M A I N   N E W S

Higher Education Bill hits a bump
4 states reject the draft; law being reworked
Aditi Tandon
Tribune News Service

New Delhi, May 10
Government’s much-hyped Bill on the overarching regulator in higher education is in for major changes after several state governments put up stiff resistance to its proposals, terming these as “anti-federal”.

The draft law seeks to establish a National Council for Higher Education and Research (NCHER) to subsume the existing regulators like the UGC and the AICTE and monitor higher education in India, including grant authorisation to function to all new universities that come up after the said law is enforced.

But the Bill has been rejected by Tamil Nadu (home to 16 of the 44 blacklisted deemed universities whose fate hangs in the balance), Left Front-ruled Kerala and West Bengal and even Narendra Modi’s Gujarat on grounds that it erodes states’ powers in higher education.

Amid opposition, the Bill will now have to go through another round of state consultations at the Central Board of Advisory Education (CABE) meeting, which the HRD Ministry plans to call after the task force, currently redrafting the law following concerns, makes it public later this week. The CABE is the highest decision-making body in higher education.

The main objection of states is to the provision with regard to the appointment of Vice-Chancellors. The draft circulated for consultations provides for a national registry of candidates fit to be VCs of central or state universities and heads of institutes of national importance. It says only those who make it to the registry can head institutes.

Under the NCHER Bill, which the HRD Ministry-appointed task force uploaded on the ministry website earlier this February, a collegium would shortlist candidates for VCs’ posts, and recommend new inclusions. The Centre, states, universities and higher educational institutions can refer names of candidates to the NCHER which will forward them to the collegium. The latter would have the last word.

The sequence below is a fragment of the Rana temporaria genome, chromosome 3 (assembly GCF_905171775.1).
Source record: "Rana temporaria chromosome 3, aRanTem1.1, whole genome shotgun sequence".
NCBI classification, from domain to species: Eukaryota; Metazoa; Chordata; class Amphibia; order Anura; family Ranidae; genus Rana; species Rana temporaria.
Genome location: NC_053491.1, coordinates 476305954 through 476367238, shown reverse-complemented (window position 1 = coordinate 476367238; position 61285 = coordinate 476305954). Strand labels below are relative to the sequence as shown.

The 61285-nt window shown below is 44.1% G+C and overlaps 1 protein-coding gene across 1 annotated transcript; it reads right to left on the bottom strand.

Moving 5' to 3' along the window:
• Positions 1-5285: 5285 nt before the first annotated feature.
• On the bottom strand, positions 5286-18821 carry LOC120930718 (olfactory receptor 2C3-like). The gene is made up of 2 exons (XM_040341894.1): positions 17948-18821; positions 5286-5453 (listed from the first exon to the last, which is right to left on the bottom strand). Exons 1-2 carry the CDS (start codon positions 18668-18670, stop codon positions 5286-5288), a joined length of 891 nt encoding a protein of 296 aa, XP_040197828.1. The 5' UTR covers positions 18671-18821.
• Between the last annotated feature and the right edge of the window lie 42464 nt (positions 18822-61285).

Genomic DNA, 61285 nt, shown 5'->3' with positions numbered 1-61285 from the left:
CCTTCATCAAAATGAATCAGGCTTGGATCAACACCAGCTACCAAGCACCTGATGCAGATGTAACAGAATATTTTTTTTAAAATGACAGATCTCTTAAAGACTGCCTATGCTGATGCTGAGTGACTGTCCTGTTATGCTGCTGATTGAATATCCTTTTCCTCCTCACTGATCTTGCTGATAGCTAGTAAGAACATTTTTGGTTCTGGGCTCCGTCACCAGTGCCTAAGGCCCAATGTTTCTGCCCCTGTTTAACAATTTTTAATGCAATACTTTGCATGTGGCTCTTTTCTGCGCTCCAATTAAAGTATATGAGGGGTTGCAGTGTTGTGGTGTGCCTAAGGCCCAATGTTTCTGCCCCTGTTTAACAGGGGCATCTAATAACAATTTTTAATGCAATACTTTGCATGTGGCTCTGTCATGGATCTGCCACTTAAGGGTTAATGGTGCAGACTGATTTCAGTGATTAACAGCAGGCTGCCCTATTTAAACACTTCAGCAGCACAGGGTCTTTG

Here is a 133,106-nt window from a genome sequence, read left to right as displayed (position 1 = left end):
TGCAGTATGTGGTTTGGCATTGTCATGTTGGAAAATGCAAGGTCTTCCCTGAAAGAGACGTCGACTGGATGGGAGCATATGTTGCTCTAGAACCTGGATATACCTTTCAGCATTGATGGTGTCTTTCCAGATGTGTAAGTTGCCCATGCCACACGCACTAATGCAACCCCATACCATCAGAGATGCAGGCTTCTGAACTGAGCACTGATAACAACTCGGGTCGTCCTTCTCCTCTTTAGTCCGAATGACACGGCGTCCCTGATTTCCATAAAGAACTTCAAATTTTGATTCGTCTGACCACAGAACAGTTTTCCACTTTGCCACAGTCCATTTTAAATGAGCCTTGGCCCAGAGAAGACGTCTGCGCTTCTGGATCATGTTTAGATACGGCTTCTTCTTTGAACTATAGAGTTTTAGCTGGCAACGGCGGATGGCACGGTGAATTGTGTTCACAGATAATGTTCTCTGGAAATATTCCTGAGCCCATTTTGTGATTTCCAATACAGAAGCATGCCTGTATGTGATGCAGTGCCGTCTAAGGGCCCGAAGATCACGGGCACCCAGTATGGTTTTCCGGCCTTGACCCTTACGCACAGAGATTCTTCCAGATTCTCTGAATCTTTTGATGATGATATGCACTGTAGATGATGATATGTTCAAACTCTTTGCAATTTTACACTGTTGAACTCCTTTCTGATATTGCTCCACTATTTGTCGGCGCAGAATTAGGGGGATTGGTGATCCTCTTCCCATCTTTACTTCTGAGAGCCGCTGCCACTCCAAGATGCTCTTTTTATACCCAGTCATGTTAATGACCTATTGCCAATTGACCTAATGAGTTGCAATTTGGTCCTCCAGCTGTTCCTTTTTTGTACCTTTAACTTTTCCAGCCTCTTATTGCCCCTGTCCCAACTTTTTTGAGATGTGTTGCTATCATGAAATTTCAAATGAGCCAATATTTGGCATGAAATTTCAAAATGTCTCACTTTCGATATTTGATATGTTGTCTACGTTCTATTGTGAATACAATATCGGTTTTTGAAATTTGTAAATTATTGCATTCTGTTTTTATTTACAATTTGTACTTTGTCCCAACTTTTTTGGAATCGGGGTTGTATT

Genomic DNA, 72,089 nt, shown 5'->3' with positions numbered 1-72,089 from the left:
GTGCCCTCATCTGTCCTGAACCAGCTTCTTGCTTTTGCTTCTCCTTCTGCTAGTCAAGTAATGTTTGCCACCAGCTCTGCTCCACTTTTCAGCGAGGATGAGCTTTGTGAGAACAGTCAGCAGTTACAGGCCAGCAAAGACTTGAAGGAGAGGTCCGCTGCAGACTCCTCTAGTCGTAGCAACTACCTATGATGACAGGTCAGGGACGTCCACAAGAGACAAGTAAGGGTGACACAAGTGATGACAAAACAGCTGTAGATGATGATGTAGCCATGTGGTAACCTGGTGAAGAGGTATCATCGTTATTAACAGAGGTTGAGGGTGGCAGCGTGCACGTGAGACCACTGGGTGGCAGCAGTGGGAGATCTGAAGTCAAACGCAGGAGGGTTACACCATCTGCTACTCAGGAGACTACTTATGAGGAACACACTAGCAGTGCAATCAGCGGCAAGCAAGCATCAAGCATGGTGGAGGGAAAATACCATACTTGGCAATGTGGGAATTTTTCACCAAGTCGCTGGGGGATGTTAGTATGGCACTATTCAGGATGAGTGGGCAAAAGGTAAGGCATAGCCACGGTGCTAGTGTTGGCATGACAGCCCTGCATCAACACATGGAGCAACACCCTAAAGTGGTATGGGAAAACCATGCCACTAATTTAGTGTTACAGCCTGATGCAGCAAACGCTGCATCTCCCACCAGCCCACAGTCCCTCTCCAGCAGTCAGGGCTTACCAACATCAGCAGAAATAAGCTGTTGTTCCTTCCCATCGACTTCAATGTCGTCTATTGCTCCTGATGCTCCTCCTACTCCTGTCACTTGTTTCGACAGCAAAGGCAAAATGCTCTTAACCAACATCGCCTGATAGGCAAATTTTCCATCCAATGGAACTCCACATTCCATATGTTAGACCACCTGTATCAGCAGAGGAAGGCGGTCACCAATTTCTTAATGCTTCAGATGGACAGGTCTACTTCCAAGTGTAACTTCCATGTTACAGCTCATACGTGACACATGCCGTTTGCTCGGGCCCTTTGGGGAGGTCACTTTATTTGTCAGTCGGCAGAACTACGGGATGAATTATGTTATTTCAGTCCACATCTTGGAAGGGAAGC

The idea behind a registry of VCs, as HRD Ministry Kapil Sibal says, is: “De-politicisation of academics”. States are, however, unwilling to give up their power to appoint VCs, with most wanting the registry provision scrapped. The task force is now reworking the “Registry” proposal, with a senior ministry official admitting that appointment of VCs was an extremely contentious issue and states would have to be given freedom in that respect. The task force might look at NCHER’s role in laying down parameters for VCs’ appointments and let the states do the appointment.

Also, states are opposing the Bill’s provision that the NCHER would have the authority to grant authorisation to a new university (central, state, private or deemed), failing which the university can’t commence academic session. Gujarat and Tamil Nadu have rejected the provision, and sought that the subject of coordination of standards in education be put on the concurrent list.

“We have told the states that coordination of standards in education is a central subject as per Entry 66 of the Union List. This entry has remained unchanged since the inception of the Constitution. States are citing the 42nd amendment of 1975, which brought education into the concurrent list. But we have clarified that the NCHER law is modelled on Entry 66 on which the UGC and the AICTE Acts were modelled around 1956,” an HRD Ministry official said.

The third opposition relates to the NCHER sounding too regulatory. The task force is now blunting the “powers and functions” section of the draft Bill to make the NCHER sound less regulatory (than in the old draft) and more accountable. “There were inherent problems with the original draft which stakeholders read as “too regulatory”. We are changing it to address the concerns of states,” said a task force member, adding that universities, under the law, can appeal against the orders of the NCHER to the National Education Tribunal (for which a separate law is coming) and further to the apex court.

“We are talking of giving universities more powers. Once the university has the authorisation of the NCHER, it can recognise colleges; some can even affiliate colleges. We are decentralising education,” said an HRD official.

Points of contention

n States unwilling to give up their power to appoint VCs.

n Want registry provision scrapped.

n Want subject of coordination of standards in education to be put on the concurrent list.





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